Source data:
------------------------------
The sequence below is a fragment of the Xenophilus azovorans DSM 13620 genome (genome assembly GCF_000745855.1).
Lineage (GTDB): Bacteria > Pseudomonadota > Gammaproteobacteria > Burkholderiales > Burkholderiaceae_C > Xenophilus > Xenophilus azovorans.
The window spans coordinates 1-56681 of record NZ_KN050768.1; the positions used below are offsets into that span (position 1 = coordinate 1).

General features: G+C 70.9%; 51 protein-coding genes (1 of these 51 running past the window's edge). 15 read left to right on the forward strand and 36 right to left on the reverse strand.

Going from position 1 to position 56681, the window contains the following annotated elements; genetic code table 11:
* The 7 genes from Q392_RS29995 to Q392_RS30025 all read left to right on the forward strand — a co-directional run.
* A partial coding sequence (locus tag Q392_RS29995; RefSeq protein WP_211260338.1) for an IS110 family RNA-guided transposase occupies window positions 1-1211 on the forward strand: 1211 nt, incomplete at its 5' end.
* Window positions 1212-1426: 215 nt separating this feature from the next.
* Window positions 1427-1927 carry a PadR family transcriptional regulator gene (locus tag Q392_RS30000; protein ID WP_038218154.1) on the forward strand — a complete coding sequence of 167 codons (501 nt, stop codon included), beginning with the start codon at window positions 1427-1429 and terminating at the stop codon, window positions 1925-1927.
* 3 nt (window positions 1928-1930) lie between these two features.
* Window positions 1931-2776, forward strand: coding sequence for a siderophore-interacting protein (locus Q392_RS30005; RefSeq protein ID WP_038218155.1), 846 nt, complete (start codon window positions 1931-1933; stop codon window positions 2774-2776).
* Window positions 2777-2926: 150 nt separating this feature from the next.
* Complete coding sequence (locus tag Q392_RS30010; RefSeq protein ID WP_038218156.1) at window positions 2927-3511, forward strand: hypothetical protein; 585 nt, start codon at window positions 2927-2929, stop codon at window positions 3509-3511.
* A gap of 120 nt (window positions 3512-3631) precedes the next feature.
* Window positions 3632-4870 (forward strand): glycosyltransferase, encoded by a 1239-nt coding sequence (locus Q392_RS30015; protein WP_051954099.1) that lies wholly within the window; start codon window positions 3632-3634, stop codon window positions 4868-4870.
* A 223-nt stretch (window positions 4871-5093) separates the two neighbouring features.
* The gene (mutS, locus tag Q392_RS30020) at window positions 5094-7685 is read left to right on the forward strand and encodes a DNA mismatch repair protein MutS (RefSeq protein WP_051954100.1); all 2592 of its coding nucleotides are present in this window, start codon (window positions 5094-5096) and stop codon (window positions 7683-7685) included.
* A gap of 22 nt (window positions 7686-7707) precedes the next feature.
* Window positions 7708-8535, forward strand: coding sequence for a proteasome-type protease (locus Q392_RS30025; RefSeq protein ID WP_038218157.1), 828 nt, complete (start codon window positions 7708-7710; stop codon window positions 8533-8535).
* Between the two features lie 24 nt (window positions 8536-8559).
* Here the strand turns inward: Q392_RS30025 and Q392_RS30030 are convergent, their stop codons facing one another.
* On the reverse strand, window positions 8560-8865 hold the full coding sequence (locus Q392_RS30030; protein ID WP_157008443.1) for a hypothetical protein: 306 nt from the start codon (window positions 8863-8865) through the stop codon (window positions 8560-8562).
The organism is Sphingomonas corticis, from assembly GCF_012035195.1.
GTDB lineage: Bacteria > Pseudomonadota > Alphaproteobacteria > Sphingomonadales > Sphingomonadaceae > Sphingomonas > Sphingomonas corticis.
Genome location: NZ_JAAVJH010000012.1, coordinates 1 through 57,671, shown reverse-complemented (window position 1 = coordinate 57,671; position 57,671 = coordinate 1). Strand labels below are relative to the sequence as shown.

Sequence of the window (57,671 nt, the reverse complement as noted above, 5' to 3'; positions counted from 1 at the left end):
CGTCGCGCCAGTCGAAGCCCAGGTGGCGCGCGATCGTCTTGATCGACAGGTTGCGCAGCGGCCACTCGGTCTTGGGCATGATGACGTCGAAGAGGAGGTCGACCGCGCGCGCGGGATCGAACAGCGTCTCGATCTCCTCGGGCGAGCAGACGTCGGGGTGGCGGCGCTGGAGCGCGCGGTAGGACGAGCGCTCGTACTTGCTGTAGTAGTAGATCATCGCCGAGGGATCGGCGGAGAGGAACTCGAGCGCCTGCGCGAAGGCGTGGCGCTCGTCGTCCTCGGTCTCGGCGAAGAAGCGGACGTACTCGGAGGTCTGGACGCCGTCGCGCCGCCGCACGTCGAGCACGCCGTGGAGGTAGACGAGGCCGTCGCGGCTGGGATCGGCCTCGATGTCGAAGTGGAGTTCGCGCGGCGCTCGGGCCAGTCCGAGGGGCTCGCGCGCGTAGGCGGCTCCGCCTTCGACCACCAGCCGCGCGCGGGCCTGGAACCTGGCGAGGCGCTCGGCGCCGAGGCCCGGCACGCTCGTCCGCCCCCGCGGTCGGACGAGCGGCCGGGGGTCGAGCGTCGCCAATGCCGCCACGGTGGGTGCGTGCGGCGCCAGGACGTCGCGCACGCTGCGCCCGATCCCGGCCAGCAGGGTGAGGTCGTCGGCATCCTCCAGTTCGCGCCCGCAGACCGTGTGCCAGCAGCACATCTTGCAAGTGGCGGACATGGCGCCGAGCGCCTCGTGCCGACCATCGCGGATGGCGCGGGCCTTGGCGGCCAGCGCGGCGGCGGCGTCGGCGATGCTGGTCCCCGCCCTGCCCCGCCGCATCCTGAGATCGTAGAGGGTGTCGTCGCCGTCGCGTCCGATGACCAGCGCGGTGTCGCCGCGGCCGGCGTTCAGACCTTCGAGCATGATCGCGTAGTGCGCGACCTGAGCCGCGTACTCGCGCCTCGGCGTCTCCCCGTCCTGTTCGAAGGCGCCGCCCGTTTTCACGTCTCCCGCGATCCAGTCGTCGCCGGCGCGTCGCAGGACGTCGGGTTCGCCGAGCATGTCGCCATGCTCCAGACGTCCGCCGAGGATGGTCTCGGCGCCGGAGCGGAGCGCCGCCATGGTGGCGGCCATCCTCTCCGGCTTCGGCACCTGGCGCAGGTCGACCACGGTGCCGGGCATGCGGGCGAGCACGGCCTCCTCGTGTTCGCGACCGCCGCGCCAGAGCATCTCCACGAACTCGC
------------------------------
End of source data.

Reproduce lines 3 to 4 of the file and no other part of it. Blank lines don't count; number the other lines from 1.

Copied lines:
The window spans coordinates 1-56681 of record NZ_KN050768.1; the positions used below are offsets into that span (position 1 = coordinate 1).

General features: G+C 70.9%; 51 protein-coding genes (1 of these 51 running past the window's edge). 15 read left to right on the forward strand and 36 right to left on the reverse strand.